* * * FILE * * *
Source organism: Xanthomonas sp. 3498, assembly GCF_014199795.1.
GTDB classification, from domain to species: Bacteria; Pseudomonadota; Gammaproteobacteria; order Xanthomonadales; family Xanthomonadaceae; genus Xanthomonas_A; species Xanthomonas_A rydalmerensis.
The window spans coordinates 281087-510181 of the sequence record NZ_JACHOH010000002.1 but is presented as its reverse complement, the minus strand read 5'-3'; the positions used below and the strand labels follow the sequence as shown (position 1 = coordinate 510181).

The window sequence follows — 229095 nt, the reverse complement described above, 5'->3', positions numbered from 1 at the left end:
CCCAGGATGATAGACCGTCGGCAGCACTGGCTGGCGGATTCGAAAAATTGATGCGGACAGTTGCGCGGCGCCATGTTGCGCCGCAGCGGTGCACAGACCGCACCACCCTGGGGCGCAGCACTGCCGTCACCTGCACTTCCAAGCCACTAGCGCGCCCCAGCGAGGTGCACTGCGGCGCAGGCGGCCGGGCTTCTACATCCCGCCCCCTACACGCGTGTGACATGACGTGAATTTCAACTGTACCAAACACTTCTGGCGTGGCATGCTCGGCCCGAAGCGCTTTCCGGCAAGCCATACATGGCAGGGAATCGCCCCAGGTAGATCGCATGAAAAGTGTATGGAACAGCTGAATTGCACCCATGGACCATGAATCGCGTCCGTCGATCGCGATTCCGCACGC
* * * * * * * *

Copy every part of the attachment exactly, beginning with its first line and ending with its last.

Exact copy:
Source organism: Xanthomonas sp. 3498, assembly GCF_014199795.1.
GTDB classification, from domain to species: Bacteria; Pseudomonadota; Gammaproteobacteria; order Xanthomonadales; family Xanthomonadaceae; genus Xanthomonas_A; species Xanthomonas_A rydalmerensis.
The window spans coordinates 281087-510181 of the sequence record NZ_JACHOH010000002.1 but is presented as its reverse complement, the minus strand read 5'-3'; the positions used below and the strand labels follow the sequence as shown (position 1 = coordinate 510181).

The window sequence follows — 229095 nt, the reverse complement described above, 5'->3', positions numbered from 1 at the left end:
CCCAGGATGATAGACCGTCGGCAGCACTGGCTGGCGGATTCGAAAAATTGATGCGGACAGTTGCGCGGCGCCATGTTGCGCCGCAGCGGTGCACAGACCGCACCACCCTGGGGCGCAGCACTGCCGTCACCTGCACTTCCAAGCCACTAGCGCGCCCCAGCGAGGTGCACTGCGGCGCAGGCGGCCGGGCTTCTACATCCCGCCCCCTACACGCGTGTGACATGACGTGAATTTCAACTGTACCAAACACTTCTGGCGTGGCATGCTCGGCCCGAAGCGCTTTCCGGCAAGCCATACATGGCAGGGAATCGCCCCAGGTAGATCGCATGAAAAGTGTATGGAACAGCTGAATTGCACCCATGGACCATGAATCGCGTCCGTCGATCGCGATTCCGCACGC